LUCE: Obama's trade agenda hangs on a thin Reid. "If you listened carefully last week you would have heard the soft voice of Harry Reid undoing Barack Obama’s “pivot to Asia”. The Senate Democratic majority leader may largely be unknown outside of the United States. But as one of the two most powerful figures on Capitol Hill he has the authority to wreck his country’s global trade agenda. Last Wednesday Mr Reid made full use of it." Edward Luce in The Financial Times.

Human interlude: When you're too old to be a model any longer.

2. What Healthcare.gov still can't do

Healthcare.gov can't handle appeals of enrollment errors. "Roughly 22,000 Americans have filed appeals with the government to try to get mistakes corrected, according to internal government data obtained by The Washington Post. They contend that the computer system for the new federal online marketplace charged them too much for health insurance, steered them into the wrong insurance program or denied them coverage entirely. For now, the appeals are sitting, untouched, inside a government computer. And an unknown number of consumers who are trying to get help through less formal means — by calling the health-care marketplace directly — are told that HealthCare.gov’s computer system is not yet allowing federal workers to go into enrollment records and change them, according to individuals inside and outside the government who are familiar with the situation." Amy Goldstein in The Washington Post.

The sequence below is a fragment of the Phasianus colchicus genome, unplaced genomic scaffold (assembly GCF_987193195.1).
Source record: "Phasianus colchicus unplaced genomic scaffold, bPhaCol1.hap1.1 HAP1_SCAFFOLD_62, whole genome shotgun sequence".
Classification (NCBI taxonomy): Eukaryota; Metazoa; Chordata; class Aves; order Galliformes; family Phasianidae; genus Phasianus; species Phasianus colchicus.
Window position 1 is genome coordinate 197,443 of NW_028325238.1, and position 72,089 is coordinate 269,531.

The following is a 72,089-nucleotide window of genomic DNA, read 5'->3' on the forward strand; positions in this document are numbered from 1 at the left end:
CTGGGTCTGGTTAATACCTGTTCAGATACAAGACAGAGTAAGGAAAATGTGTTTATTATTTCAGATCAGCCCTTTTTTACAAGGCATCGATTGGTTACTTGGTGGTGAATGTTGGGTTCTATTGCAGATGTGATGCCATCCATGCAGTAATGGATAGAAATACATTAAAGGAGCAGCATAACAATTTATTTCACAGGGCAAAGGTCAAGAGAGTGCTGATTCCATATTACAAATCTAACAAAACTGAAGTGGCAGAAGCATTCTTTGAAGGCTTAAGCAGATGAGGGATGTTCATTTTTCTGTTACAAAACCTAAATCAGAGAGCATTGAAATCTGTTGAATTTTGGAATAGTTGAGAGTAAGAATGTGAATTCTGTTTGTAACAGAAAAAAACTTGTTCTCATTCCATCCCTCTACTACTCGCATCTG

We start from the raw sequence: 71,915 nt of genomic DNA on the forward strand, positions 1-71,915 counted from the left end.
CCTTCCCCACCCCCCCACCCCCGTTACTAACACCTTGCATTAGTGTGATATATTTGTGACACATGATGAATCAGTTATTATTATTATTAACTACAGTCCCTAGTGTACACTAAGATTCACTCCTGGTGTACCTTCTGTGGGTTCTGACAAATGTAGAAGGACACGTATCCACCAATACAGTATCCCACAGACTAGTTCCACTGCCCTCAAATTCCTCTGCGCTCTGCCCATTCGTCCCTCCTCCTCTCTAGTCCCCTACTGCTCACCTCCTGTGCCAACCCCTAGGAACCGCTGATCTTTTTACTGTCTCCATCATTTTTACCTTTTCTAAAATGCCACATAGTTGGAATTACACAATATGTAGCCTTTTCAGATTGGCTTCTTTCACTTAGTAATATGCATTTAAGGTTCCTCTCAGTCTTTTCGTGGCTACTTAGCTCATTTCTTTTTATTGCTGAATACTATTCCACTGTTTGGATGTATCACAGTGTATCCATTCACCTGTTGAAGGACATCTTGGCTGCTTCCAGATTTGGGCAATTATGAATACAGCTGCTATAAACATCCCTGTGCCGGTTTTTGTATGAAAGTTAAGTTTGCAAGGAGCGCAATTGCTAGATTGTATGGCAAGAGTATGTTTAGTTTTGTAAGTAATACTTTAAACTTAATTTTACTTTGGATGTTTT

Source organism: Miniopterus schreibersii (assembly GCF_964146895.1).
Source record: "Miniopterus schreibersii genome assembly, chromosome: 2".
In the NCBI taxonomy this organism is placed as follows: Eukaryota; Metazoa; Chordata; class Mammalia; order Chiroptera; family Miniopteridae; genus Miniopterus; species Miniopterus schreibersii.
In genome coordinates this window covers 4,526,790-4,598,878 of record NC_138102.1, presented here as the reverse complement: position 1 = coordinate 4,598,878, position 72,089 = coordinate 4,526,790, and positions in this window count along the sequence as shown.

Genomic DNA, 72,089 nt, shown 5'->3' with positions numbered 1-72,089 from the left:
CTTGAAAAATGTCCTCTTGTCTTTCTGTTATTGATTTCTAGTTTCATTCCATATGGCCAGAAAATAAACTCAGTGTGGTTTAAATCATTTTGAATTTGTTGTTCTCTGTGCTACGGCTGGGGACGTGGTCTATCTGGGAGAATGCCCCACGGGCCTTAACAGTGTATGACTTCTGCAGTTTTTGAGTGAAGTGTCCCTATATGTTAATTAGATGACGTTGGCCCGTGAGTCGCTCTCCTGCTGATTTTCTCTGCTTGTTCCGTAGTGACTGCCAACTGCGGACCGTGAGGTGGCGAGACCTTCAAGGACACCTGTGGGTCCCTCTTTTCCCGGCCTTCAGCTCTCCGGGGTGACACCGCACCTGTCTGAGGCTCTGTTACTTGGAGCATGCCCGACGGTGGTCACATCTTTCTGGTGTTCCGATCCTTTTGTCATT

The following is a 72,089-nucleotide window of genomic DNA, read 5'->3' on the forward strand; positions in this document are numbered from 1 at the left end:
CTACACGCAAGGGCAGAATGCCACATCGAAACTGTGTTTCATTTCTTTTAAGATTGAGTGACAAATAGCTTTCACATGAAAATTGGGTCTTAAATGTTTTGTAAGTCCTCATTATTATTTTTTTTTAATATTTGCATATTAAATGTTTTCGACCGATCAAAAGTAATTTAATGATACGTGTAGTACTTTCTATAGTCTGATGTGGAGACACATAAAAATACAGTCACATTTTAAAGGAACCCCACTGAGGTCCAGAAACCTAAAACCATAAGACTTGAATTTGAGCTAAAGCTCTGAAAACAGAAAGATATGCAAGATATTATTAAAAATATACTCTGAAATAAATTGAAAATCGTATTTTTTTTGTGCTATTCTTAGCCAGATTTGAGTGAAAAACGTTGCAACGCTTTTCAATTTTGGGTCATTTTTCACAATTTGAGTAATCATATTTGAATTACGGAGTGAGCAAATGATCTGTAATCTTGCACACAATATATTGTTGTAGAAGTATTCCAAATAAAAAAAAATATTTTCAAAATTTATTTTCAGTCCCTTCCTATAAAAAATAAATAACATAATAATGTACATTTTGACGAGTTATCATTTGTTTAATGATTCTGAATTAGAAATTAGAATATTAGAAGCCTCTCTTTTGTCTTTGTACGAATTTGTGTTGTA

How Obamacare's 'Innovation Center' adopted bad research practices. "The idea seemed transformative. The Affordable Care Act would fund a new research outfit evocatively named the Innovation Center to discover how to most effectively deliver health care, with $10 billion to spend over a decade. But now that the center has gotten started, many researchers and economists are disturbed that it is not using randomized clinical trials, the rigorous method that is widely considered the gold standard in medical and social science research...But they have rarely been used to guide health care policy — and experts say the center is now squandering a crucial opportunity to develop the evidence needed to retool the nation’s troubled health care system in a period of rapid and fundamental change." Gina Kolkata in The New York Times.

Abortion rate falls to lowest level since 1973. "The abortion rate in the USA has dropped to its lowest level since the procedure became legal in 1973, according to a new data analysis that reflects a 13% decline in both the abortion rate and the number of abortions from 2008 to 2011...[Guttmacher's Rachel] Jones attributes the decline to more women using "highly effective contraceptive methods such as the IUD" and the fact that the study period was during the recession and sluggish recovery." Sharon Jayson in USA Today.